If you're interested in Pearlman's work, here's a video interview with her talking about it, and here's an oldish essay by her on the Middle East Channel about the possibility of a new intifada.

If anyone wants a copy of my review, I'm happy to pass it along--hit me up by PM, or email (emilyreganwills at that ubiquitous server, gmail). And if you're thinking of getting the book, it's a good read, and available for Kindle.



(I know, I know, I never write, I never call. It's been a busy couple of months lately. Hopefully I'll have news to report in the next month or so...)
ajnabieh: The text "My Marxist feminist dialective brings all the boys to the yard."   (marxist feminist)
At my local library, they're handing out Summer Reading passports. I remember those, from elementary school on: getting checkmarks for books I read, the race to read more than anyone else (yeah, I was that kid), and then, getting older, the lists of books I had to pick from in middle school and high school, all of which were severely below my reading level, and which usually got banged out in the last week of vacation, after having spent the summer curled up with more Serious Works Of Literature. (I had a thing for John Barth in high school. Don't ask me why.)

Like most academics, I think of the summers, primarily, as time to get work done without the regular stresses of the academic year. No students, no meetings, nothing to do but read, write, and research. That's a beautiful thing--especially given that, though I had no teaching commitments this past summer, I did have a number of personal things get in the way of my work.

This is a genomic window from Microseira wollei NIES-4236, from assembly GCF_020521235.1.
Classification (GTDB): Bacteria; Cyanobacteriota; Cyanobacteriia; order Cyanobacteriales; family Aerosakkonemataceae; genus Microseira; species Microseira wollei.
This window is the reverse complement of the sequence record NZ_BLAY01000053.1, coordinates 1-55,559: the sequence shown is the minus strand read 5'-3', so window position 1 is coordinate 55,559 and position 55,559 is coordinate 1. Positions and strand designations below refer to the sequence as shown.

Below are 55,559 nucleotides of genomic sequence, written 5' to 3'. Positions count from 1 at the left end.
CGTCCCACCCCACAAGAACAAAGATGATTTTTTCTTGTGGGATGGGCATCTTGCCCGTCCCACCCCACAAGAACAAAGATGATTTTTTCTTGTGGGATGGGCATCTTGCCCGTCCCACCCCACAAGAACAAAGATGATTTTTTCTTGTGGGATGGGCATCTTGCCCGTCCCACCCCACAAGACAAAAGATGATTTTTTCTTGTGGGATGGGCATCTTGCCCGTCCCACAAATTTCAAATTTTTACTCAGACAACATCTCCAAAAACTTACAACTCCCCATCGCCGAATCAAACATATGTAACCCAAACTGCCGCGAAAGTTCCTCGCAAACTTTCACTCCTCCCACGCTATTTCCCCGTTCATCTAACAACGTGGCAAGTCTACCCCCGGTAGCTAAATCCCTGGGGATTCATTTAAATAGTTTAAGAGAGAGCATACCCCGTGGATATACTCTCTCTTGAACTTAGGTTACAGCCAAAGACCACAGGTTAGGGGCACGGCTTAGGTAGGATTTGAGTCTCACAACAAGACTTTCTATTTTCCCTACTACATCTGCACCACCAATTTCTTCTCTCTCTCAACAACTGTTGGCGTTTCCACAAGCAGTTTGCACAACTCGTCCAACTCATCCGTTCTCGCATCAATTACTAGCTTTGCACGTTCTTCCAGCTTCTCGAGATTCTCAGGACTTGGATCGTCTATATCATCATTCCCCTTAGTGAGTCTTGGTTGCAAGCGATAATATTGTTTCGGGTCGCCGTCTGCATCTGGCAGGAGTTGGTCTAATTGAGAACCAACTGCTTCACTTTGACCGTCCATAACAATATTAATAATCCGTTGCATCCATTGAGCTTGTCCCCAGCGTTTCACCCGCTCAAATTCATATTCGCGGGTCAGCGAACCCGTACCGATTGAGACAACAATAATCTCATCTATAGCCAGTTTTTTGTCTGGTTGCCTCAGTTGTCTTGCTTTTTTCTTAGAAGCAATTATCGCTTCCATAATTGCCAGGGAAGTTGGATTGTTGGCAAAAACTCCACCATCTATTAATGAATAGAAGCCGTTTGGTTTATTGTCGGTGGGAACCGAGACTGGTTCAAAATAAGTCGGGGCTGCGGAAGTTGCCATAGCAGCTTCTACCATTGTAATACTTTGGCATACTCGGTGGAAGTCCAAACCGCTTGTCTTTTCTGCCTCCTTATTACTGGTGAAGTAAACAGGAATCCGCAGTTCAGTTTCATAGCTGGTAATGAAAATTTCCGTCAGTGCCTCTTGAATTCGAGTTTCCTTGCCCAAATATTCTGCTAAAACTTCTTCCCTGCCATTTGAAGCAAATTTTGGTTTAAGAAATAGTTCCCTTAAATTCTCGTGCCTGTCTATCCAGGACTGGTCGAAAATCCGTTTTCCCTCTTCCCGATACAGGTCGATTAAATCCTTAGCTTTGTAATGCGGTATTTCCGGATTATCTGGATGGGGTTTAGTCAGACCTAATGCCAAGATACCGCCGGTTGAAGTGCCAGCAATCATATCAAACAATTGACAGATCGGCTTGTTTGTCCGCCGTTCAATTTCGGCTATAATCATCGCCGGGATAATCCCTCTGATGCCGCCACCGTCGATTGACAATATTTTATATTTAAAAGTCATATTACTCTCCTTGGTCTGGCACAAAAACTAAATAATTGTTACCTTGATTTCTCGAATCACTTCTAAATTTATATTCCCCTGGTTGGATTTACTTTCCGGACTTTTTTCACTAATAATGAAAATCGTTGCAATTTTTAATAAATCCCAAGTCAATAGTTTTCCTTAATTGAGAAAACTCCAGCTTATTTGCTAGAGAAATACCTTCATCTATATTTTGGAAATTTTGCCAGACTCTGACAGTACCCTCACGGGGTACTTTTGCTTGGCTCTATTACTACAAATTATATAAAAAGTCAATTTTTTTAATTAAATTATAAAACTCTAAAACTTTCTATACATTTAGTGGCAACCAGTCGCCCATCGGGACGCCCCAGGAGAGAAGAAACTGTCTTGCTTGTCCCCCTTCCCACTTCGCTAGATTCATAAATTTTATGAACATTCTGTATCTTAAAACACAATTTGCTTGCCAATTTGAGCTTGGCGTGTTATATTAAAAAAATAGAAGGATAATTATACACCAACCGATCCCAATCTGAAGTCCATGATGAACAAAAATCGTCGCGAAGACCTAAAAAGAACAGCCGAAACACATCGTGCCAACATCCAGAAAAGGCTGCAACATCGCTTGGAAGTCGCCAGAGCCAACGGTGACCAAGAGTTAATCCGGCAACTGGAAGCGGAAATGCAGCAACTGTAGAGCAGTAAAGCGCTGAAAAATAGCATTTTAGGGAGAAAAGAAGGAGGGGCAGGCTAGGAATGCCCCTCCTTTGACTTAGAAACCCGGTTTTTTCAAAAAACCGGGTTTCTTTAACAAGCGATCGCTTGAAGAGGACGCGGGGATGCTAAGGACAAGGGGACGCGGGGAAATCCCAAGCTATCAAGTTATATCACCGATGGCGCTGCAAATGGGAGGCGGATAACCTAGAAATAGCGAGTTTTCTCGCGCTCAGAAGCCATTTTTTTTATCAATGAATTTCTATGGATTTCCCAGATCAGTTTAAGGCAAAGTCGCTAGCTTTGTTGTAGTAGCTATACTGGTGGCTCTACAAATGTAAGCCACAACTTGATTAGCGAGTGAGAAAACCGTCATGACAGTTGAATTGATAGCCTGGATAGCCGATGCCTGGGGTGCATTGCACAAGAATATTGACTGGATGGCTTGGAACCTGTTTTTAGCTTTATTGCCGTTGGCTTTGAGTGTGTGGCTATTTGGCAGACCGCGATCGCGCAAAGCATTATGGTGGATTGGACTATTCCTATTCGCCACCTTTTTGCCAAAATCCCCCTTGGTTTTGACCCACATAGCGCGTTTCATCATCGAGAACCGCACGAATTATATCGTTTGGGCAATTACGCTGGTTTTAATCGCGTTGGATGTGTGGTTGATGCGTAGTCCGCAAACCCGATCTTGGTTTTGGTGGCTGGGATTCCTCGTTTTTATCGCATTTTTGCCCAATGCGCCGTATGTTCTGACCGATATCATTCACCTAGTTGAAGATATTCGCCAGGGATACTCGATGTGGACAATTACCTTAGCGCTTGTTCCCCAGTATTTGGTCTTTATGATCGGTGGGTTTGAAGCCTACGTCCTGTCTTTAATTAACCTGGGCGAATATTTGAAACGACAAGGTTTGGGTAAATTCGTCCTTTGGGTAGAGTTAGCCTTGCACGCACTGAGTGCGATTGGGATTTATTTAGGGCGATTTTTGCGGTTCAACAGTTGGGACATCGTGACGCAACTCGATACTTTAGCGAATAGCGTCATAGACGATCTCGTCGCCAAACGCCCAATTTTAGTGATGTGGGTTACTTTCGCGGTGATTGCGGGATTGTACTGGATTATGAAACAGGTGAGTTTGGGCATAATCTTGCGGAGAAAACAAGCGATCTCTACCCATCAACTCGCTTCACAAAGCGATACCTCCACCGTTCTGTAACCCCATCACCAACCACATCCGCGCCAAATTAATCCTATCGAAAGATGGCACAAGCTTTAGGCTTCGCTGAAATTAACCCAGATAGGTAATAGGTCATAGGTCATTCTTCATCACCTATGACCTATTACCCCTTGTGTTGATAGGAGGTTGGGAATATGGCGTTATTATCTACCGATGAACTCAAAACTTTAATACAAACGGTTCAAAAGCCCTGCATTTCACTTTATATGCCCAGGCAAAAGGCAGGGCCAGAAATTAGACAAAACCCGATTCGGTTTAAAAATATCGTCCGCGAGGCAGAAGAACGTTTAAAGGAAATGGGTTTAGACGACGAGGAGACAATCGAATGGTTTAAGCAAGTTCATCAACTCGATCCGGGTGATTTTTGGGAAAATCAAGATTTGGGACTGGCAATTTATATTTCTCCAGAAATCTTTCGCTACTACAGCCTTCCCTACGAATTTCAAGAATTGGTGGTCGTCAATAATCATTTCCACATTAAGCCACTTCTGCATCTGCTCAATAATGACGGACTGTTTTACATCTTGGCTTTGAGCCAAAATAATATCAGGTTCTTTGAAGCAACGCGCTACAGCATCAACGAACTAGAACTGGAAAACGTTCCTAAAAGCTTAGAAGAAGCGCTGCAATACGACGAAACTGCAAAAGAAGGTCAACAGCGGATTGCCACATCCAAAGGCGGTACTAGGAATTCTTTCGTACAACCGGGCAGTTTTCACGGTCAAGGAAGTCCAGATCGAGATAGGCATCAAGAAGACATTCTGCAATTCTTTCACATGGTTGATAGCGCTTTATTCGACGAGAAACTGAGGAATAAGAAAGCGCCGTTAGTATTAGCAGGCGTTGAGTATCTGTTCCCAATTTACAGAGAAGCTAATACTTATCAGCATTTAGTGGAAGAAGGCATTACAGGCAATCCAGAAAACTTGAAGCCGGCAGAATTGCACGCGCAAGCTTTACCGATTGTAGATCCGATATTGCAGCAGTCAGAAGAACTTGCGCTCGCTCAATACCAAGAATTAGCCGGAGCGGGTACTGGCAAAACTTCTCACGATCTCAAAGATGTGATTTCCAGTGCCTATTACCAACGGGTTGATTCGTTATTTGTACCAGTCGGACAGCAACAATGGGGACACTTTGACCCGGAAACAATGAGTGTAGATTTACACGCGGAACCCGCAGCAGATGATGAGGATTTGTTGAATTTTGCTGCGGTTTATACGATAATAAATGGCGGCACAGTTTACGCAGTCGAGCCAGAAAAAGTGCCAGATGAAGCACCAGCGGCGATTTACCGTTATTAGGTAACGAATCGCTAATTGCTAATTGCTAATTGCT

So I'm making a summer reading list. (And a writing list, but it's more in flux.)

On it so far are:

  • Voices of the New Arab Public,, by Marc Lynch. I am happy to report that, after having wanted to read this book since it came out in 2006, and had it out from the library since January, I have finally read it. Expect a review this week, if I'm organized.
  • Peripheral Visions: Publics, Power, and Performance in Yemen, by Lisa Wedeen. I'm a Wedeen fan in general ("fangirl" might be the more appropriate term, if you catch my drift), and I read a few chapters of this before it was published, and found them incredibly exciting. She's an excellent writer, and Yemen is certainly relevant to the news these days.